Cleveland Browns v New York Jets Getty Images

Jets defensive tackle Sheldon Richardson took the blame for calling a timeout just before the Jets threw what looked like the game-tying touchdown pass in Sunday’s loss to the Packers, but offensive coordinator Marty Mornhinweg absolves Richardson of the responsibility.

Mornhinweg had been yelling and waving his arms in an attempt to call time, which led Richardson to make the request to the official on the Jets sideline and Mornhinweg to say that Richardson bore no responsibility for stopping the play. Mornhinweg explained Monday that he saw something he didn’t like in the team’s alignment, but that quarterback Geno Smith fixed it on his own and that he’s learned that he needs to trust Smith in similar situations as the season moves forward.

“I want to make it crystal clear everything that goes on offensively is my responsibility. Period. So I’ve got to do a better job of communicating,” Mornhinweg said, via Newsday. “And then trusting Big Geno. I’ve got to trust Geno to get everything fixed before the 40-second clock [expires].”

It was an unfortunate turn of events for the Jets, but they went on to convert the fourth down after the timeout so they still had an opportunity to tie the game. They also had an 18-point lead in the second quarter that they couldn’t protect. If they had, there wouldn’t have been many consequential plays in the fourth quarter in the first place.

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NFL hires new D.C.-based lobbyist

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At a time of unprecedented public scrutiny that will serve only to attract further interest of the folks who have a habit of looking for causes to support that will score points with the public, the NFL has hired a new lobbyist.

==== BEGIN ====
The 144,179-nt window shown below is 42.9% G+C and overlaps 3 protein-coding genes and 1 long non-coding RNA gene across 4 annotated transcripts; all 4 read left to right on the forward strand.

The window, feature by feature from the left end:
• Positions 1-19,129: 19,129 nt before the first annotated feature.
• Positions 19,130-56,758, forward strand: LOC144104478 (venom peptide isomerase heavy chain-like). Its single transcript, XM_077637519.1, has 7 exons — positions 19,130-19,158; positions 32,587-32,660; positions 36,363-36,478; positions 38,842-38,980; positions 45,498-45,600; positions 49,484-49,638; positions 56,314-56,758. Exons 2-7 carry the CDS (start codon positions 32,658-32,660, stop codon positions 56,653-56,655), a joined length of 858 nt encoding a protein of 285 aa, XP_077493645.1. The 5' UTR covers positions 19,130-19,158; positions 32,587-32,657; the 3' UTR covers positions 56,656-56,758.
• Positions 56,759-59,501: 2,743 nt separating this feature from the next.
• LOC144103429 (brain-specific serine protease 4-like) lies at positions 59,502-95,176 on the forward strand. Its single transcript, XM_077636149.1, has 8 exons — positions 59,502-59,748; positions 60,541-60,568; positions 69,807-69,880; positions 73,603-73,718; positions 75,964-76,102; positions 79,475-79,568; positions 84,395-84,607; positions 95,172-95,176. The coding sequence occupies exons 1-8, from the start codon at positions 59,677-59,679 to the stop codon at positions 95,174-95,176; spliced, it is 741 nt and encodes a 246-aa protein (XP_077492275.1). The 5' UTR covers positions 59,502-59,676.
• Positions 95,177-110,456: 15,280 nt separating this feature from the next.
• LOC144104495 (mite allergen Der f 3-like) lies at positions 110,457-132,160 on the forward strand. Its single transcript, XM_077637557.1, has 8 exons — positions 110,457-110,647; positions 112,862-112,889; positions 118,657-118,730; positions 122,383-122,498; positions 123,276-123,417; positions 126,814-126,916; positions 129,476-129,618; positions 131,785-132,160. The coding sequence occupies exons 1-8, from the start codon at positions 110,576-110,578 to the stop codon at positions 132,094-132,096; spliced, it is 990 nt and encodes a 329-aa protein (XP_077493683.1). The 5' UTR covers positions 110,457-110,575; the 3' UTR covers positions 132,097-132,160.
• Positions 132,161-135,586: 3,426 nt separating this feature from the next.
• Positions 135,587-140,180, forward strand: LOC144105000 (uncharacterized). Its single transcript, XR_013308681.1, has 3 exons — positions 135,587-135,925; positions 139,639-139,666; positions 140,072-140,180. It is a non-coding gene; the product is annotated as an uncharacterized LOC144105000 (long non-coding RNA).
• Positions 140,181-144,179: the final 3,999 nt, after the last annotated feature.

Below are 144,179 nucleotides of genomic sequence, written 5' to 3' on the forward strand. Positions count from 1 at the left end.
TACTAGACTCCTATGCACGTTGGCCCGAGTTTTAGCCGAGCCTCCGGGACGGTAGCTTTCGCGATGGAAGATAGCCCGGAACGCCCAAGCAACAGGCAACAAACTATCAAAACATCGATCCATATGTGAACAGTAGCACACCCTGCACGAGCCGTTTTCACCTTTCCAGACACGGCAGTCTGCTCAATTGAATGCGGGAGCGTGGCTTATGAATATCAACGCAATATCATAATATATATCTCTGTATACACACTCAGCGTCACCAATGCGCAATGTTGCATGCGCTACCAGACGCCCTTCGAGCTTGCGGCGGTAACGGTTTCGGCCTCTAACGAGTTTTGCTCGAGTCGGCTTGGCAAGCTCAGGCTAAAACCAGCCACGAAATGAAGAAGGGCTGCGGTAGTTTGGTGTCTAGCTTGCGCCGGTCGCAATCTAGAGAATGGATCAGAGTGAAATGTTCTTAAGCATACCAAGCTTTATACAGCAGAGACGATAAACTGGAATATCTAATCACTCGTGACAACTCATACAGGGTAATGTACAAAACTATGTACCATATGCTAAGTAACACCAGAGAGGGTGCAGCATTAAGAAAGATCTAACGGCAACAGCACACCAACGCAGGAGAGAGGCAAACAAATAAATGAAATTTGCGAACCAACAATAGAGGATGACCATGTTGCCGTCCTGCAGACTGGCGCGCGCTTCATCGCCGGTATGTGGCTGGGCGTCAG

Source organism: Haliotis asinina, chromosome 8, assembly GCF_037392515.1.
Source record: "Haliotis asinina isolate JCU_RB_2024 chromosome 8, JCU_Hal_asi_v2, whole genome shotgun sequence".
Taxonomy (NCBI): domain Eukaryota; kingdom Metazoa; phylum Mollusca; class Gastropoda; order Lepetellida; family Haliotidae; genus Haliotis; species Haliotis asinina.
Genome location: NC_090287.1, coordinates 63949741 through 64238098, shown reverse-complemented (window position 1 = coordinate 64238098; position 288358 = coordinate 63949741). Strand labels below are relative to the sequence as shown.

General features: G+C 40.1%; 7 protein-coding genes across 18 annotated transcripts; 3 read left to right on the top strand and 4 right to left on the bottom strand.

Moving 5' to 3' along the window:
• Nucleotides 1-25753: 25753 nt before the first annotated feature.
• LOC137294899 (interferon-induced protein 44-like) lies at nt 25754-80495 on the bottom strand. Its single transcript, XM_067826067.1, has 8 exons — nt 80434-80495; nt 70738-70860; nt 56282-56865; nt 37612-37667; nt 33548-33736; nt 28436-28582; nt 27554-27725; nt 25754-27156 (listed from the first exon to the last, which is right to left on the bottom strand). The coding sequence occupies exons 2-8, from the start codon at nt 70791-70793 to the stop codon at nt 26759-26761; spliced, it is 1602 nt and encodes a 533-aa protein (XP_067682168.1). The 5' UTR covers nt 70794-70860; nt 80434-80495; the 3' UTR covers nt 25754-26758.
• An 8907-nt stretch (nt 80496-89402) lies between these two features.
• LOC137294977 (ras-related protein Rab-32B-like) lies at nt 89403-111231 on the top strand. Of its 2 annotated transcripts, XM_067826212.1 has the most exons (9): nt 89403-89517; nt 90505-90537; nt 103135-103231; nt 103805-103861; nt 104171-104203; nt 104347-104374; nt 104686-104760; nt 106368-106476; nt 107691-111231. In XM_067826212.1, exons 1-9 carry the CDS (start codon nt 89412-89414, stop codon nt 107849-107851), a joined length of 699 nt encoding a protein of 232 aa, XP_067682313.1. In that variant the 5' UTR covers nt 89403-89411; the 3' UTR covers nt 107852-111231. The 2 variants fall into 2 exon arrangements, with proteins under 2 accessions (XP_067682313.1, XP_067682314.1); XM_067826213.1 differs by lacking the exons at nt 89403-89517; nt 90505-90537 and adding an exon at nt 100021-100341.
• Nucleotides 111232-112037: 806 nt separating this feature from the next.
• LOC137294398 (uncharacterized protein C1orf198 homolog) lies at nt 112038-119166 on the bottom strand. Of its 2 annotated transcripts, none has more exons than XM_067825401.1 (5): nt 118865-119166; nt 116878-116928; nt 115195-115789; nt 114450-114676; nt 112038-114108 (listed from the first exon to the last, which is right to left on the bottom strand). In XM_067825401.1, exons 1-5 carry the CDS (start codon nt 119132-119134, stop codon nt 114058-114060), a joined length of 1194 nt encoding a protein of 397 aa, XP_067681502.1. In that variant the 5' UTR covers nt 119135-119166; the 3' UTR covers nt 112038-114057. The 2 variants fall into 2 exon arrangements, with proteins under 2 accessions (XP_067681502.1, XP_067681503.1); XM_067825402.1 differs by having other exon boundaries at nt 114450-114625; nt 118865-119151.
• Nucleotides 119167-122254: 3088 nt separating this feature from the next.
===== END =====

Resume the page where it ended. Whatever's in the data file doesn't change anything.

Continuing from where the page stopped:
The press release doesn’t describe former Deputy Assistant to the President and Counsel to the Vice President of the United States Cynthia Hogan as a lobbyist.  But that’s what she’ll be.  And lobbyists work their contacts aggressively within the political universe to advance the causes of their clients.  (Officially, Hogan is the NFL’s Senior Vice President of Public Policy and Government Affairs.)

As further evidence of the siege mentality currently engulfing the precipice of the NFL’s organizational chart, the announcement was made not by Commissioner Roger Goodell, but by executive V.P. of communications and public affairs Paul Hicks.

“We are pleased to welcome Cynthia to our leadership team,” Hicks said.  “Cynthia’s broad experience on a wide-range of public policy issues will help advance our initiatives in Washington and around the country.”

On some issues, such as ensuring that the league’s sensitivity to concussions will trickle down to all lower levels of the sport, that’s a good thing.  On other issues, such as getting Senator Rockefeller off the NFL’s back on the question of domestic violence or pushing back against the effort to scuttle the blackout policy or the effort to change the name of the Washington franchise or a potential assault on the league’s tax-exempt status or the ever-present threat that Congress will decide that the NFL no longer should enjoy a broadcast exemption for the antitrust rules, Hogan will be serving the self-interests of 31 billionaires and a publicly-owned (sort of) billion-dollar corporation.

Given the current sense of gloom that has transformed 345 Park Avenue into 1313 Mockingbird Lane, some will assume that Hogan’s job directly will entail improving the NFL’s handling of issues of domestic abuse and other misconduct.  The truth is that she’ll be in charge of making sure that the political fallout from such scandals won’t be as bad as it otherwise could be.

Last week, Politico reported that the NFL was moving toward hiring a new chief lobbyist, explaining the complex issues that the eventual hire will confront.  While the seas may eventually calm for the league, Hogan definitely will be earning her salary in the first several weeks she’s on the job.